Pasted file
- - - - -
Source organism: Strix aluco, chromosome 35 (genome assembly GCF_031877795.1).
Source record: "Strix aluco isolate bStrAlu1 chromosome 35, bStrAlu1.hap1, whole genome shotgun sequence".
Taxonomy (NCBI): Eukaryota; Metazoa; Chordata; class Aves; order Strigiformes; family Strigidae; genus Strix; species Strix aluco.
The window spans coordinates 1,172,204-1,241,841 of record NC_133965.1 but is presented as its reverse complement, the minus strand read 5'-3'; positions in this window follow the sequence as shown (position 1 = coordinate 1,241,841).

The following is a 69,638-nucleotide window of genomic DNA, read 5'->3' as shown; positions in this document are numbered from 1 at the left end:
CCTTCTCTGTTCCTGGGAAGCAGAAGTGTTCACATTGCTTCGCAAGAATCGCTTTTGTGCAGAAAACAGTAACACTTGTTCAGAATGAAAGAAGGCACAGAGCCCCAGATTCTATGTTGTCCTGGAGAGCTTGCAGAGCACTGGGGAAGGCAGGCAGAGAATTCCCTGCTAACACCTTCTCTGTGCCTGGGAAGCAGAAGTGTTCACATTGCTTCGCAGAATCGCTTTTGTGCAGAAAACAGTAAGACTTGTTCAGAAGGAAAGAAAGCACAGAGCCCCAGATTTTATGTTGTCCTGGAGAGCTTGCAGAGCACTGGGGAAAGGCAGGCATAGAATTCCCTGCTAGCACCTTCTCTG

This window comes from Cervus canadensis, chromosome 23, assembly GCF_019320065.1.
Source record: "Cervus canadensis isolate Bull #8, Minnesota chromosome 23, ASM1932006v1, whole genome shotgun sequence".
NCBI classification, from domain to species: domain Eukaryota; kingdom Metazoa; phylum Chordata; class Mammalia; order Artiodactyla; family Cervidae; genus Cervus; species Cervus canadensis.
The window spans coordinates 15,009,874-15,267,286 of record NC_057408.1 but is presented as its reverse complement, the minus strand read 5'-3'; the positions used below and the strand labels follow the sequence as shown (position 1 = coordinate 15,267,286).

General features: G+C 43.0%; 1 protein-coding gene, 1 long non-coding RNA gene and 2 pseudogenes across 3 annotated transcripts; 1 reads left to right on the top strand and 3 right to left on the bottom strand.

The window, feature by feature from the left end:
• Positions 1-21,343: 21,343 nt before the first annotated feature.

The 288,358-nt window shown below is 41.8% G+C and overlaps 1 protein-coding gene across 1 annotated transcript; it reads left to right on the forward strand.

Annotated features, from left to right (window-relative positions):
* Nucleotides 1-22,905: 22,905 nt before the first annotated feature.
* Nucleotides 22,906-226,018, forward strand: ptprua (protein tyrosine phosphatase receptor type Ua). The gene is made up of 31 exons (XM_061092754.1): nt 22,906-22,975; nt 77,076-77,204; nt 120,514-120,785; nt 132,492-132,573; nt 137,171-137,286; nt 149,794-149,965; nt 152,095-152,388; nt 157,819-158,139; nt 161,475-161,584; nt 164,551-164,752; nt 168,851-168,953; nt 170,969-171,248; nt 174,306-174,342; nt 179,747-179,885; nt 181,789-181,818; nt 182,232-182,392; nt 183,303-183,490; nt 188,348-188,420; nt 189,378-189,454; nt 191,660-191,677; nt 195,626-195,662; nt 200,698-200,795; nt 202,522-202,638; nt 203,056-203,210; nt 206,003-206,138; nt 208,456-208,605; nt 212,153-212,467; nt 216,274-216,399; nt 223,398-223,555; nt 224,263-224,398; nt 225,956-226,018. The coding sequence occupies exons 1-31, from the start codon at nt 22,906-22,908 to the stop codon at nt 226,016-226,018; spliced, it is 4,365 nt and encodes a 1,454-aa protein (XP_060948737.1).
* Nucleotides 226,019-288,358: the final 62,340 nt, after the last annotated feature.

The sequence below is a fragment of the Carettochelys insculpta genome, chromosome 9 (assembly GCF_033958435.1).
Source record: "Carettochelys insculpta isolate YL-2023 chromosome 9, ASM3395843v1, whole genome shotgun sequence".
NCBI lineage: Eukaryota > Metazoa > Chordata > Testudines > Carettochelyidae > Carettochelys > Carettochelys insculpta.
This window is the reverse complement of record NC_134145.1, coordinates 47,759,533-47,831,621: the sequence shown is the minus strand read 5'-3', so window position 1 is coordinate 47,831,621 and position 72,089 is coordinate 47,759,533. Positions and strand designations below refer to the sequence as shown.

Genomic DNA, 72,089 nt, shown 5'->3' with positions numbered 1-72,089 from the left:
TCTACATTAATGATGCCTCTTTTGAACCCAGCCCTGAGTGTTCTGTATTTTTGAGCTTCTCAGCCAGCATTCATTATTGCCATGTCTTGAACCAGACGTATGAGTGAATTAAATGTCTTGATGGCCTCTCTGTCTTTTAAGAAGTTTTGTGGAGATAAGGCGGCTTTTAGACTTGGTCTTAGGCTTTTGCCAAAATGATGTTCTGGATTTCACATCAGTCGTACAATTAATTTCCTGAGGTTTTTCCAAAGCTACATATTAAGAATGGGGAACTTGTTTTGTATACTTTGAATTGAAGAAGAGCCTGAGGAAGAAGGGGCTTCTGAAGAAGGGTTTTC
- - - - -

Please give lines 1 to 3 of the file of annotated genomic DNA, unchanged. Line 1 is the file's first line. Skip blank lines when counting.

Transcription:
Source organism: Strix aluco, chromosome 35 (genome assembly GCF_031877795.1).
Source record: "Strix aluco isolate bStrAlu1 chromosome 35, bStrAlu1.hap1, whole genome shotgun sequence".
Taxonomy (NCBI): Eukaryota; Metazoa; Chordata; class Aves; order Strigiformes; family Strigidae; genus Strix; species Strix aluco.